OCZ Eclipse Gaming Mouse Review
By André Gordirro on September 22, 2009


Hardware Secrets Golden AwardOCZ presents the follow up to the previously tested Behemoth, a mouse geared towards big-handed users, with a smaller-sized companion, the Eclipse. Don’t let the size fool you, however; the peripheral has everything a gaming-grade mouse requires: adjustable weight, function buttons, individual profiles, and high precision. With up to 2,400 dpi of resolution, it’s behind the Behemoth itself (3,200 dpi) and the also tested Mamba from Razer (5,600 dpi), but that didn’t detract from the experience, as we will see later on in this test.

Eclipse mouse
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Figure 1: The Eclipse.

Made for right-handed users, the wedge-shaped Eclipse has grooves for the pinkie and thumb, two traditional lateral buttons and a scroll wheel that lights up to indicate the current user profile. Below the scroll wheel there’s the dpi switching button and four blue LEDs to show the current dpi setting. The rubberized body is very comfortable and can be used of hours without being tiring. Different from the competition, the Eclipse weight system isn’t located below the mouse, which houses the laser cannon and the profile button, but instead on the upper body itself. You just have to pop the lid, pull the little latch and release the set of four weights, totally 18 grams (0.64 oz). They make the total weight go up to 137 grams (4.8 oz).

mouse Eclipse
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Figure 2: The weight system.

Configuring the Eclipse

Just like the Behemoth, the executable software runs from a mini CD and doesn’t require installation. The configurations are stored on the mouse’s internal memory, so you switch computers and keep the choices you made. The user can tell which profile is on at a certain time by checking the light on the scroll wheel (unlit, red, green or yellow lights).

configuration Eclipse
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Figure 3: Configuration menu.

The configuration software is the same as the Behemoth’s, which we found very confusing and unfriendly when we tested that particular model. It has some cool features like the “Keepshot,” an auto-fire setting that you can use to shoot in fast, medium or slow bursts, but the interface is a hard nut to crack. The user can configure up to six different functions and store three different profiles. If you want to create more profiles, you can save them in your computer and transfer/switch up to three to the Eclipse. We plunged through the unwieldy interface and configured the mouse to our liking, assigning simple commands like copy+paste for word processing usage and record macros to help playing complex games like RPGs and strategy titles. We created a work-related profile (you can’t earn a living just playing videogames) and two dedicated to our most played games, TeamFortress2 and World of Warcraft. You can set four sensitivity stages raging from 200 to 2,400 dpi as you please. For the test, we tried a combination of 600, 1,200, 1,800 and 2,400 dpi; as usual, the lower value worked best at the moments requiring great precision, and the upper values were used in high-octane action.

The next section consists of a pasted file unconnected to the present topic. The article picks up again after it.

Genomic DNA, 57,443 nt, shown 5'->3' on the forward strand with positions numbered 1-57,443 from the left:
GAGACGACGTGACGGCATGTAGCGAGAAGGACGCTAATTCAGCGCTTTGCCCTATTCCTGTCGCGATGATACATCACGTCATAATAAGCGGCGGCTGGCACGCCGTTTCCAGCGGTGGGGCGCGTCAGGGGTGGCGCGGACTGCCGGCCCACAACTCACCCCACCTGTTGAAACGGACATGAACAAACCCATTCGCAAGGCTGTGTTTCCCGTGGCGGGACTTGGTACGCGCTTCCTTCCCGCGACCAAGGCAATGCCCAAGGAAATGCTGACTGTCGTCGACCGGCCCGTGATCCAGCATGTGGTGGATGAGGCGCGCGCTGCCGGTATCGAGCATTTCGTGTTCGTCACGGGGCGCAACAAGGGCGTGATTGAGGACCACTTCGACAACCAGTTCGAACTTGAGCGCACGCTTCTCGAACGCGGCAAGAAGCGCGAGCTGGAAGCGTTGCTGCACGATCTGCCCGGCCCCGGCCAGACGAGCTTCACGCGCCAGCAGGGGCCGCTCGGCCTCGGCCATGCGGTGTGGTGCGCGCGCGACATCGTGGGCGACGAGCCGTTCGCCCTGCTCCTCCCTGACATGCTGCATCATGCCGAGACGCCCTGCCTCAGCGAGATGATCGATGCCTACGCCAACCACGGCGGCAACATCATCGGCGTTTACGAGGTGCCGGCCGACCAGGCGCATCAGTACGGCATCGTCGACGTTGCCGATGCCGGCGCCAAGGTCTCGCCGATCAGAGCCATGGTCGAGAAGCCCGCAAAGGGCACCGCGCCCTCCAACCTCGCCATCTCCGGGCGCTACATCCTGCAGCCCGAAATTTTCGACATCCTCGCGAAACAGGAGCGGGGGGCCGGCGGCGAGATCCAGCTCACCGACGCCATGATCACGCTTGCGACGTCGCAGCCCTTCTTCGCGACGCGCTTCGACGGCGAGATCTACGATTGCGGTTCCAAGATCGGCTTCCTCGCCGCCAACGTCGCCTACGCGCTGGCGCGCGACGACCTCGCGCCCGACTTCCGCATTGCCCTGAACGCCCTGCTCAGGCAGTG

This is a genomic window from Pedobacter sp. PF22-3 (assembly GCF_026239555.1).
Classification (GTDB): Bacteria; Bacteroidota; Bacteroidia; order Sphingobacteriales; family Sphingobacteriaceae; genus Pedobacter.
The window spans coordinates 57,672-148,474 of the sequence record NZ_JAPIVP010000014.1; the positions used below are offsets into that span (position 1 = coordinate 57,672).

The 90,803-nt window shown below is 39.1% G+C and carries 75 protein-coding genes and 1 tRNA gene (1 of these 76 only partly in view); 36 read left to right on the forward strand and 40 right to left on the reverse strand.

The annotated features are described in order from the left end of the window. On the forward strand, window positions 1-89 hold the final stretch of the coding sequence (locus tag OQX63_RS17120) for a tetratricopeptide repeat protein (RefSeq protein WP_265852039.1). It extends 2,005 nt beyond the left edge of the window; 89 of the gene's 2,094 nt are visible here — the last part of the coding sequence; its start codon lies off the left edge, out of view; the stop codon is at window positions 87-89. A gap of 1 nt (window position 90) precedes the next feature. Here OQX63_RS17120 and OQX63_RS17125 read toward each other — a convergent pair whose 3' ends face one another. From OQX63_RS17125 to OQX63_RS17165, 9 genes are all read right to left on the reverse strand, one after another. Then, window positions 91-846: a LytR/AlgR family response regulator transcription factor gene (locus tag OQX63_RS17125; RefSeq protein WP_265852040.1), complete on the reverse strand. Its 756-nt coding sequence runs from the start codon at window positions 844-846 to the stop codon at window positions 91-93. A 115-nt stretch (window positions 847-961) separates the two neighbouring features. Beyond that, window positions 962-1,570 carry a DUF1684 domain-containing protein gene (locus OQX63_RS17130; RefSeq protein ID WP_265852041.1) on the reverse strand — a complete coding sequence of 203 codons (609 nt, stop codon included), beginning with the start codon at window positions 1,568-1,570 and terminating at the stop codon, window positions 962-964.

Playing with the Eclipse

Even without giving in to the competitor’s race for the upper levels of sensitivity, the Eclipse handled more than adequately in two weeks of intense usage, both as a work mouse and a gamig-grade device, over a tabletop surface and a mousepad. The smaller body felt good in the hand that rested comfortably over the rubberized body. Our only gripe was the hard to press thumb finger that had also a very, very loud click. The lack of pre-sets of dpi settings was a good thing, since it gives the user the freedom to choose each individual dpi setting to match his gaming style.

In final analysis, the Eclipse offers everything a gamer looks for in a gaming-grade mouse at a reasonable price. It’s a recommended acquisition all the way.


The OCZ Eclipse main specifications are:

* Researched at http://www.shopping.com on the day we published this review.


Strong Points:

Weak Points:

Originally at http://www.hardwaresecrets.com/article/OCZ-Eclipse-Gaming-Mouse-Review/813

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